FIG. 2 illustrates a beverage dispenser 20 having a configuration that permits the dispensing of product, including the "casual" drink, at or below a temperature of 40 F., even when operated in ambient temperatures exceeding 100 F. The beverage dispenser 20 includes a product source 21, a flow controller 22, a cooling system 23, and a dispensing nozzle 24. The product source 21 may contain any suitable beverage, such as a carbonated or non-carbonated post-mix or pre-mix beverage, which is delivered using a figal or a bag in a box system. When a bag in a box system is utilized, the beverage dispenser 20 includes a product pump (not shown).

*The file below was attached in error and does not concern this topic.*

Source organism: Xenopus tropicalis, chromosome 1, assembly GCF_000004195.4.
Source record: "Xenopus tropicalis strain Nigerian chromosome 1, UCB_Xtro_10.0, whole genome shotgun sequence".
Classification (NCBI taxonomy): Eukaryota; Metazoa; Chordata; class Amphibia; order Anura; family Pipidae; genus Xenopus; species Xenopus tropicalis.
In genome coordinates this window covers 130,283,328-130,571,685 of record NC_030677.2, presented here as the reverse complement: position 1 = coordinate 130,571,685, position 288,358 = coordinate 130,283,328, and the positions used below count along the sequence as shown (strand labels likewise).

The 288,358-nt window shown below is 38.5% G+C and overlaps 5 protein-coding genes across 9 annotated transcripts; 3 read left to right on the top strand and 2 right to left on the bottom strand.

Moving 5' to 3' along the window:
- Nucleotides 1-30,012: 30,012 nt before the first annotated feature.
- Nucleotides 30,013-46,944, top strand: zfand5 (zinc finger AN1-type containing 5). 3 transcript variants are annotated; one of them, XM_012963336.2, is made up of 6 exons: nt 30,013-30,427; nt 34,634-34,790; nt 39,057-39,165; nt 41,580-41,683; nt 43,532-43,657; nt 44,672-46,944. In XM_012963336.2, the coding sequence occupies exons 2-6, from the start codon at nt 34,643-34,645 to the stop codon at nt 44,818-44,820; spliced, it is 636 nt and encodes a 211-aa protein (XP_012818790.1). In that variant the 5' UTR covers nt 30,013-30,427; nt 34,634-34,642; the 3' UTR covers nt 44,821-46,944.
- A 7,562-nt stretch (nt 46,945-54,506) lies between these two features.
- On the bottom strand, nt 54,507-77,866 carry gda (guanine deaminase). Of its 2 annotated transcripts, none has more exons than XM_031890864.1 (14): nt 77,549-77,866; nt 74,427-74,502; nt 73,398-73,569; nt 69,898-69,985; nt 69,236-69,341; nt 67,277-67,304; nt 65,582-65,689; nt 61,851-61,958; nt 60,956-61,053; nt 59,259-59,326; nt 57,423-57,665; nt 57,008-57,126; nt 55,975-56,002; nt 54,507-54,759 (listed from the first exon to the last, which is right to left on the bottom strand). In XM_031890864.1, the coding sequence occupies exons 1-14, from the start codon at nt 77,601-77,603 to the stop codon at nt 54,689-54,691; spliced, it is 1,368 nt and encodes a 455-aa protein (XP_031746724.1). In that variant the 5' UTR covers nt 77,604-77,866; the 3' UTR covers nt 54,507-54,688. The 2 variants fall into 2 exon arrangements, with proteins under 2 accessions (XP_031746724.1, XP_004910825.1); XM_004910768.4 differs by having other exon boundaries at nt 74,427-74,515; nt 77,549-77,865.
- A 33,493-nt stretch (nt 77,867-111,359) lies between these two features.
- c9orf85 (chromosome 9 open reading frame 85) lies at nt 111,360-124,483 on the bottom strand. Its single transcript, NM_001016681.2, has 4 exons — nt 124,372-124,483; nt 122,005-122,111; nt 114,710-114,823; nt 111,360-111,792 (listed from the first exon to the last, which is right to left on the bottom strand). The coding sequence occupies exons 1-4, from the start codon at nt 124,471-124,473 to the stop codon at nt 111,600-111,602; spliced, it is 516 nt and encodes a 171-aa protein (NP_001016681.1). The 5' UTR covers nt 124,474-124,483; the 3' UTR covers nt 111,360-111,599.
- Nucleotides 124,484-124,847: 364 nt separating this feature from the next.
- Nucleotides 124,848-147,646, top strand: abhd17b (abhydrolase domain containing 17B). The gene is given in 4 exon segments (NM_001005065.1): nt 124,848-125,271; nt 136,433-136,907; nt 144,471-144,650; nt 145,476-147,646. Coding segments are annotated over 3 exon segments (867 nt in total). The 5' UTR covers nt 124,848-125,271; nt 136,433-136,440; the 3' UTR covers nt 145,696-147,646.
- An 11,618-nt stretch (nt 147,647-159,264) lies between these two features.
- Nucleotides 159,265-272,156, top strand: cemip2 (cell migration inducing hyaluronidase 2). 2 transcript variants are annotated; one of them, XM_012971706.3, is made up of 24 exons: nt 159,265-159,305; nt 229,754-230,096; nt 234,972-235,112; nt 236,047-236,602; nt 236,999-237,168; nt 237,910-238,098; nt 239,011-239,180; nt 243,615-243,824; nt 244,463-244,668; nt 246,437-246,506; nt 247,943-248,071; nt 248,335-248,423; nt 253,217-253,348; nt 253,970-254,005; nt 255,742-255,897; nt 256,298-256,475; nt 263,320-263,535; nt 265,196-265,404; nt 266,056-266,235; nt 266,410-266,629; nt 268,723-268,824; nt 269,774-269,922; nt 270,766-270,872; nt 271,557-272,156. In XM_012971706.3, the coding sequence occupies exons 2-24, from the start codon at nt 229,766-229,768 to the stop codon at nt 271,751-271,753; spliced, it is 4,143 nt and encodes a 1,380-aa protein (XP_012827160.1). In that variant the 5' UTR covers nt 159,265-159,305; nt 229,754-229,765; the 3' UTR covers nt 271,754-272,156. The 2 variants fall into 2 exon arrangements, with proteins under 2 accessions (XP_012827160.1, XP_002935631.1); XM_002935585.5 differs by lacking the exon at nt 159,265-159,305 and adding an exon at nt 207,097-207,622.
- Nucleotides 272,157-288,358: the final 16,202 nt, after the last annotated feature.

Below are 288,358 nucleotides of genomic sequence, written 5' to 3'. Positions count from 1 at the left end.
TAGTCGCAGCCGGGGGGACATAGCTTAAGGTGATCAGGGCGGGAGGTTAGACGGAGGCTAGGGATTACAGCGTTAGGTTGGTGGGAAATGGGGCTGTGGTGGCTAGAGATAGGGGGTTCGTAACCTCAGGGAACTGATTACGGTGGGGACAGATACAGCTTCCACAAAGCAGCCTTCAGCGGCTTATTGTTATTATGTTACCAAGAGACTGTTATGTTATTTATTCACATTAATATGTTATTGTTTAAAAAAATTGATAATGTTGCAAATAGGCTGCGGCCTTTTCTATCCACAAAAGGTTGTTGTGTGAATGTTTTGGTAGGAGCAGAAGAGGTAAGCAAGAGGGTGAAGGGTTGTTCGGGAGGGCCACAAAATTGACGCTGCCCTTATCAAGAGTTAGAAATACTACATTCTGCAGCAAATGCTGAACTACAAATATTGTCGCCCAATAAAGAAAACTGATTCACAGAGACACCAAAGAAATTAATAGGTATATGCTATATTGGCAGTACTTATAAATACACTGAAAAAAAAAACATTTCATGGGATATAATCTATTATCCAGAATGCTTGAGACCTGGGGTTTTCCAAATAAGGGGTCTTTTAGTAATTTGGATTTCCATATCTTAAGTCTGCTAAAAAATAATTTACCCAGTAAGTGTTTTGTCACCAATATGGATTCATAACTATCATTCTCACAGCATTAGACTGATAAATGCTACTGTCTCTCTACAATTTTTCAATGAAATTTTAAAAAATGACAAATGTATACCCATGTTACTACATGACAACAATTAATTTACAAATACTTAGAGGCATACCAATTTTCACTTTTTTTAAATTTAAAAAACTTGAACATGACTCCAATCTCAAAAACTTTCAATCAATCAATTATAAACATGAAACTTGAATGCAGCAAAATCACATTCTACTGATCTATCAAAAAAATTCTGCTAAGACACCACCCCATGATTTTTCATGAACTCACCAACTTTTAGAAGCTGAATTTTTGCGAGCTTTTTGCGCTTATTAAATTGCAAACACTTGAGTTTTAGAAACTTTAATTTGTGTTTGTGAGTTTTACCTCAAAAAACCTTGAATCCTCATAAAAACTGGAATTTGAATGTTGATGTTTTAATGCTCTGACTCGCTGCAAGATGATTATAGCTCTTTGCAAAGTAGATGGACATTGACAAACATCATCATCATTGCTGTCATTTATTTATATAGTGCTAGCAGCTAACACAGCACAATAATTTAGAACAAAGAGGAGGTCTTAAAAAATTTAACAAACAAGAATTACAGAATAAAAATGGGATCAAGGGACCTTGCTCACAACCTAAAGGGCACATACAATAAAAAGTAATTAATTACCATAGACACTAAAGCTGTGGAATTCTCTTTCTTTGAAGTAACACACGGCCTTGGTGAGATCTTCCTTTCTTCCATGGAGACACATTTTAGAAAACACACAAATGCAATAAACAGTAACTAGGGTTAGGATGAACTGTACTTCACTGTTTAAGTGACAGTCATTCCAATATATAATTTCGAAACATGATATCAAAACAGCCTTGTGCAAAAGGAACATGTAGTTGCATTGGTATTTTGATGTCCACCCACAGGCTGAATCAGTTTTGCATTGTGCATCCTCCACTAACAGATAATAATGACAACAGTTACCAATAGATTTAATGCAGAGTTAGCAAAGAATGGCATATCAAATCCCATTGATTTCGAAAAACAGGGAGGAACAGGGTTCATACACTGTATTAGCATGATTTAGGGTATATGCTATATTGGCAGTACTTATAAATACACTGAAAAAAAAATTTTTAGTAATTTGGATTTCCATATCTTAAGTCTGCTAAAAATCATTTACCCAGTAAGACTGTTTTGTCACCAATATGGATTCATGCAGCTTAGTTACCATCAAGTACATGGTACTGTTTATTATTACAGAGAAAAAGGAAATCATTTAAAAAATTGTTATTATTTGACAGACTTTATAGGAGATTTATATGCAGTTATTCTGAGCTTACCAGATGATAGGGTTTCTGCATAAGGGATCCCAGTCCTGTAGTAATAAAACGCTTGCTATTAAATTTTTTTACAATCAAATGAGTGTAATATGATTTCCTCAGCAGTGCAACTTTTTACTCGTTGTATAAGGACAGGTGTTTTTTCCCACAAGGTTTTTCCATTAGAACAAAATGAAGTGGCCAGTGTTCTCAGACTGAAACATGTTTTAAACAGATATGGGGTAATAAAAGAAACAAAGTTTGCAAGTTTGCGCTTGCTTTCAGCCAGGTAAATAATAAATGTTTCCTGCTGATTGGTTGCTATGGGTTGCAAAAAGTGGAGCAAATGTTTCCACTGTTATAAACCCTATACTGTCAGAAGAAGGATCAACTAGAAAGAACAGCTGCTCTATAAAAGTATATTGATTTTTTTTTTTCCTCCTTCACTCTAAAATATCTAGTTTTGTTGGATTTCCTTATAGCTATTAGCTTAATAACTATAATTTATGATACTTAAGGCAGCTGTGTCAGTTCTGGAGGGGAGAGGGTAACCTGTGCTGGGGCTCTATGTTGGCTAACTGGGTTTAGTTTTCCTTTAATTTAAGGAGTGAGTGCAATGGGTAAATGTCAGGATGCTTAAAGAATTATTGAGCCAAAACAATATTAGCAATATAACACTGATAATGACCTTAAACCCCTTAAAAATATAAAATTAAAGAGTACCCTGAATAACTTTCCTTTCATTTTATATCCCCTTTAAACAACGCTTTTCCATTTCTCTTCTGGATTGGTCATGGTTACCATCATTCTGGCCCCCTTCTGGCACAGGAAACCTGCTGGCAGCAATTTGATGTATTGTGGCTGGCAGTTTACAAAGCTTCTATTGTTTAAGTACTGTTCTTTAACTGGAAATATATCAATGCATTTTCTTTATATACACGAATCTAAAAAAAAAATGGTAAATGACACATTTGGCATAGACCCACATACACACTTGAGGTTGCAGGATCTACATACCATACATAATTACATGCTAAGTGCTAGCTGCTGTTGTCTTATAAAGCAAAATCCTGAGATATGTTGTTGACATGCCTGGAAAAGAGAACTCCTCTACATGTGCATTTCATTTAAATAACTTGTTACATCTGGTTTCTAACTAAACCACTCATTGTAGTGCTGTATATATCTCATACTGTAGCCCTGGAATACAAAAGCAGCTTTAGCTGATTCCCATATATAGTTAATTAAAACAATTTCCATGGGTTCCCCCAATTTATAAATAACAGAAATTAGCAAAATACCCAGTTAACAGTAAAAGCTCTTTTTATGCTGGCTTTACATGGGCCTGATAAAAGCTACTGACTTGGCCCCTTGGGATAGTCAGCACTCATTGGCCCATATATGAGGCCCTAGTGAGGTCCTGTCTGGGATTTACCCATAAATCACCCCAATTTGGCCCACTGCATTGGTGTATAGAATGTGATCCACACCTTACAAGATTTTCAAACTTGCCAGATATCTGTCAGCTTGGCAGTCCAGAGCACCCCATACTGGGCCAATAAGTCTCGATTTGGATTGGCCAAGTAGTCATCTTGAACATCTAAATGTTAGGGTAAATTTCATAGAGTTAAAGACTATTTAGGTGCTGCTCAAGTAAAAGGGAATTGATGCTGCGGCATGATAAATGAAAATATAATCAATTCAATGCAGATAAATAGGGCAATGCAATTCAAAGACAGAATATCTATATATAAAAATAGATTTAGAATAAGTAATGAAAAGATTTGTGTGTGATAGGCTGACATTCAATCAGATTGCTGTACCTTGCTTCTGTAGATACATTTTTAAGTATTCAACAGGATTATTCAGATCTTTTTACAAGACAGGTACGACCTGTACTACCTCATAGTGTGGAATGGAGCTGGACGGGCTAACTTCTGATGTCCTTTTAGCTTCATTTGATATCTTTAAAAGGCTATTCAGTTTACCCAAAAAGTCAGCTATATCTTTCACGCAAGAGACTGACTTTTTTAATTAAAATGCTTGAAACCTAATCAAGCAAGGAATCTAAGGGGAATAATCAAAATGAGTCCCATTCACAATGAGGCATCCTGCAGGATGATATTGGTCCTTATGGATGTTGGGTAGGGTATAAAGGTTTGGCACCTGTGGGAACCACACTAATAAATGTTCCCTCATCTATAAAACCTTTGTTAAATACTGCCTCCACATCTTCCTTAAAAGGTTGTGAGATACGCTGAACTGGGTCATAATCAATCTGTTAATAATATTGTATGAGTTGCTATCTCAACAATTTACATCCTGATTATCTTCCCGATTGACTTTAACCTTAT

The flow controller 22 is positioned along a product line 21A to regulate the amount of product delivered from the product source 21 to the cooling system 23 and, thus, the amount of product dispensed from the dispensing nozzle 24. The flow controller 22 in this preferred embodiment is a valve operated either mechanically or electrically to permit product flow from the product source 21 to the cooling system 23. In particular, the valve is a solenoid valve opened in response to the depression and continued holding of a user activated switch, opened for a preset time period in response to a user activated switch, or opened in response to a user activated switch until a flow meter determines the product source 21 has delivered a desired amount of product. Although the preferred flow controller is a solenoid operated valve, one of ordinary skill in the art will recognize that mechanical flow controls, positive displacement flow controls, or modulated flow controls may be substituted.